In January 1951, VMF(N)-542 assumed the duties of VMF(N)-513, which deployed to K-9 at Pusan. Beginning on January 27, the squadron flew armed reconnaissance missions and an occasional deep support mission for the Eighth Army. As the allies pushed northward, VMF(N)-542 received orders to conduct long flights from Itazuke to as far as Seoul, Korea, and to maintain continuous patrols to report enemy attempts to cross the frozen Han River. They shot up camp areas, convoys, and other lucrative targets. In addition to all of the various duties they were assigned, they also served as spotters to direct naval gunfire. Late January saw the first successful instance of marine air-to-ground cooperation since the Chosin Reservoir campaign. In February, VMF(N)-513 moved from Itami, Japan, to K-3 Pohang on the east coast of Korea. VMF(N)-542 transferred from Itami and Itazuke to K-1 Pusan. In March, VMF(N)-542 was sent home to El Toro, California, for conversion and training in the F3D Sky Knight all-weather jet fighters. The squadron’s F7F-3Ns were left with VMF(N)-513, now a composite squadron, attacking from K-1 during the day with its F4U-5Ns and during the night with its F7F-3Ns. During May, the planes of VMF(N)-513 killed hundreds of Chinese soldiers.
In late May, marine R4D transports were outfitted to drop flares. They worked together with the F7Fs and F4Us to illuminate targets at night. On June 12, the Navy provided the 1st Marine Aircraft Wing with PB4Y-2 Privateers for the night-illumination missions. The planes would fly in the general area, and when one would find a likely target, they would join up. The flare plane would drop flares and the night fighters would fly beneath them and attack targets of opportunity. This was extremely hazardous because the enemy would know they were being targeted. The operation was almost always conducted along known supply routes in deep valleys among the mountains, and the enemy was known to stretch cables between the mountains over the routes. These missions were eventually terminated due to the high cost of men and planes. Afterward, the planes patrolled on their own, searching for targets. Mostly, they were looking for truck convoys driving with their lights on. The attrition rates dropped because the enemy was no longer forewarned by the flares.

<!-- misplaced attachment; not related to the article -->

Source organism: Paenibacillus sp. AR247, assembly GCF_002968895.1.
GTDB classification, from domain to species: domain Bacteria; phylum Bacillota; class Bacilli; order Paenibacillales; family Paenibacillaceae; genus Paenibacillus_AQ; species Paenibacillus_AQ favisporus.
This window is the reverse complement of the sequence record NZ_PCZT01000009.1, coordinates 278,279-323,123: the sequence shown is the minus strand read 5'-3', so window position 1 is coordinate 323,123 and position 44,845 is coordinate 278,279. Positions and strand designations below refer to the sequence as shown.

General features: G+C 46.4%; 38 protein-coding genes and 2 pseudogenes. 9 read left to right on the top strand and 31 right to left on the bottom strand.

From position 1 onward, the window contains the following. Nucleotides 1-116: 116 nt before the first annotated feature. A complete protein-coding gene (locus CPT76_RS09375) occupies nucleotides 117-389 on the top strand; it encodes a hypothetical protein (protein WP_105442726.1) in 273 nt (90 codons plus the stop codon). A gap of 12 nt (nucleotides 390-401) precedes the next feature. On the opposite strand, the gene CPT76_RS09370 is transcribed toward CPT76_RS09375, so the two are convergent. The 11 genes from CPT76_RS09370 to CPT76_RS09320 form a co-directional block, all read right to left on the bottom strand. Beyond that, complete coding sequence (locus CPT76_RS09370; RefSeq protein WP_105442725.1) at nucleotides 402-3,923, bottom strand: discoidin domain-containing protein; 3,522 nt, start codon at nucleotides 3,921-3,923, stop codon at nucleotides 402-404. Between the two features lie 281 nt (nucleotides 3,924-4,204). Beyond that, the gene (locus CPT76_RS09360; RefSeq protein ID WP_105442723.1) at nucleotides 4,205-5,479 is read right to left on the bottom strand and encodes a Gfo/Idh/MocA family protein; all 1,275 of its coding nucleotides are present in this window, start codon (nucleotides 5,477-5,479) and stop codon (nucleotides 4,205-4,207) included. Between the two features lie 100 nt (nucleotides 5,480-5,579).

In June, VMF(N)-513 moved to K-18 at Kangnung on the east coast of Korea. The 4,400-foot-long runway was reinforced with pierced steel planking. This field was only forty miles behind the 1st Marine Division, a proximity that allowed the aircraft much more time over the target. During this period, the enemy was flying light planes over the main line of resistance (MLR), even over the Seoul area. One such plane was the Po-2, a biplane made mostly of wood and fabric which made it difficult to pick up or track by radar. The Po-2s would drop mortar shells and other types of ordnance that proved more of a hindrance and bother than anything else; they acquired the nickname, Bedcheck Charlie. The Po-2 could fly at 60 mph, whereas the lowest speed that an F7F, with wheels and flaps down, could safely maintain was 110 mph, a speed that did not allow it to make any turns. The F4Us were not much better. In June, July, and September, two F7F-3Ns and one F4U-5N each shot down a Po-2 by using radar intercept. In June 1952, an F4U-5N shot down a Yak-9. As hard as it was to intercept and shoot down these Bedcheck Charlies, the effort to do so at least had the effect of chasing them away.